A primordial sea creature that inhabits the East Coast’s tidal mudflats and is essential to the production of vital medications stands to benefit from new protection standards. However, conservationists who have spent years attempting to save a declining bird dependent on horseshoe crabs, the red knot, fear the protections are insufficient.
Drug and medical device manufacturers rely on the valuable blue blood of crabs — helmet-shaped invertebrates that have lived in the ocean and tidal basins for over 400 million years to test for potentially harmful impurities. The animals are drained of an amount of their blood and restored to their natural habitats, but many die as a result of the hemorrhaging.
According to regulators, recent revisions to the handling guidelines should help keep more animals alive throughout the procedure. The animals, which are more closely related to land-dwelling invertebrates such as spiders and scorpions than to true crabs, are declining along a portion of the East Coast.
The extraction of horseshoe crabs, which are also used as bait in the commercial fishing industry, has become a pressing concern for conservationists in recent years due to the animal’s importance to coastal ecosystems. Red knot, a rust-colored, migratory shorebird listed as endangered under the Endangered Species Act, depends on crab embryos as a primary food source.
Horseshoe Crabs: Unseen Heroes in Biomedical Industry
Horseshoe crabs are valuable because their blood can be used to produce limulus amebocyte lysate, or LAL, which is used to detect microorganisms in essential drugs such as injectable antibiotics. Fishermen collect crustaceans by hand or with trawl nets for use by biomedical companies, then separate their blood and process the proteins within their white blood cells. It takes dozens of crabs to generate enough blood to fill a single glass tube with blood containing bacteria-sensitive immune cells.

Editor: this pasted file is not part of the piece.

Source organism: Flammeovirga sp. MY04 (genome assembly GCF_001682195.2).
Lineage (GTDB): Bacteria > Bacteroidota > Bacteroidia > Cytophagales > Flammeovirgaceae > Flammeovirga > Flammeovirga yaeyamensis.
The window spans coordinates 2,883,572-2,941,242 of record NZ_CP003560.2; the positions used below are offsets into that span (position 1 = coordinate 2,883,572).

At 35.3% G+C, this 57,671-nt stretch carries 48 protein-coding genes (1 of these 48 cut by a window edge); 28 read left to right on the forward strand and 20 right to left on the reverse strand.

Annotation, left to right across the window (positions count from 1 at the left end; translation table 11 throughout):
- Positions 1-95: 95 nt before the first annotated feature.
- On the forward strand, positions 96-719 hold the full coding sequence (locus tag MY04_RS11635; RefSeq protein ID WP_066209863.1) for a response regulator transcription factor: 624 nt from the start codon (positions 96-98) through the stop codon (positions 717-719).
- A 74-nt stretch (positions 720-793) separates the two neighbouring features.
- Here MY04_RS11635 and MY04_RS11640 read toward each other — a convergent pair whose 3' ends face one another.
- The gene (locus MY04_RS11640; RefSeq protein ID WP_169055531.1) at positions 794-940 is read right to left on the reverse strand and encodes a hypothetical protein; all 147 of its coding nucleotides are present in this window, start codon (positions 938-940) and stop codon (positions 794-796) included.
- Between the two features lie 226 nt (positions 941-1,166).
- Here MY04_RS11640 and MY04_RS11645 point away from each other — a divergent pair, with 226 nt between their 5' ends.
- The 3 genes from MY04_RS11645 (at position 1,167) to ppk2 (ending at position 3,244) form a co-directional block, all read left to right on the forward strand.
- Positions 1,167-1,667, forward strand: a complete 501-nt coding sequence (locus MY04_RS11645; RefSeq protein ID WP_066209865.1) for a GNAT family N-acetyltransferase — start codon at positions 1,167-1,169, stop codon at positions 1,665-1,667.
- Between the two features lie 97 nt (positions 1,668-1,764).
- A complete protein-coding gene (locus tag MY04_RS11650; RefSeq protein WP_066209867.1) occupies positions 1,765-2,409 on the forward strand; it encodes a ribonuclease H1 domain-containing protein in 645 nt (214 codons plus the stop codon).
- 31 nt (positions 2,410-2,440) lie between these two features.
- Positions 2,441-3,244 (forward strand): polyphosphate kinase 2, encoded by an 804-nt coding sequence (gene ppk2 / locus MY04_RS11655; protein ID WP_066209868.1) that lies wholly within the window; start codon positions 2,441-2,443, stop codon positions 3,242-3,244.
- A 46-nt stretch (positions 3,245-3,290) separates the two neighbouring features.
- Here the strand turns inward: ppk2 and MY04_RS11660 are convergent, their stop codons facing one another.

However, in May, the fisheries commission authorized new best management practices for the harvesting and handling of crabs in the biomedical industry. He stated that the crucial role of horseshoe crabs to the pharmaceutical supply chain and coastal ecosystem requires their protection.
From the Gulf of Maine to Florida, the Atlantic horseshoe crab, the species harvested on the East Coast, can be found. The International Union for Conservation of Nature classifies the species as vulnerable according to a 2016 assessment. Delaware Bay, an estuary of the Delaware River between Delaware and New Jersey, is one of the most significant ecosystems for horseshoe crabs. Within the estuary, crabs reproduce and red knots feed.
The density of horseshoe crab embryos in the estuary is nowhere near what it was in the 1990s, according to former New Jersey governor Lawrence Niles, endangered species program and an independent wildlife biologist. Niles stated that the birds require effective protection of horseshoe crab eggs in order to recover. He monitors the health of red knots and horseshoe crabs and has established the Horseshoe Crab Recovery Coalition to promote conservation measures.
Since the 1980s, Niles and the volunteers he coordinates have been counting horseshoe crab eggs and labeling birds. As he concluded this year’s monitoring in southern New Jersey in mid-June, he characterized the eggs as good and consistent throughout the month. Over the years, horseshoe crabs have been harvested from Florida to Maine for use as bait and medicine, with the greatest harvests occurring in Maryland, Delaware, Massachusetts, and Virginia. According to federal fishery statistics, the crabs’ total value at the piers in 2021 was approximately $1.1 million.
Species of crustaceans such as lobsters and scallops are routinely worth hundreds of millions of dollars, dwarfing this amount. George Topping, a Maryland fisherman, remarked that horseshoe crab fishermen are devoted custodians of a fishery that provides a crucial product.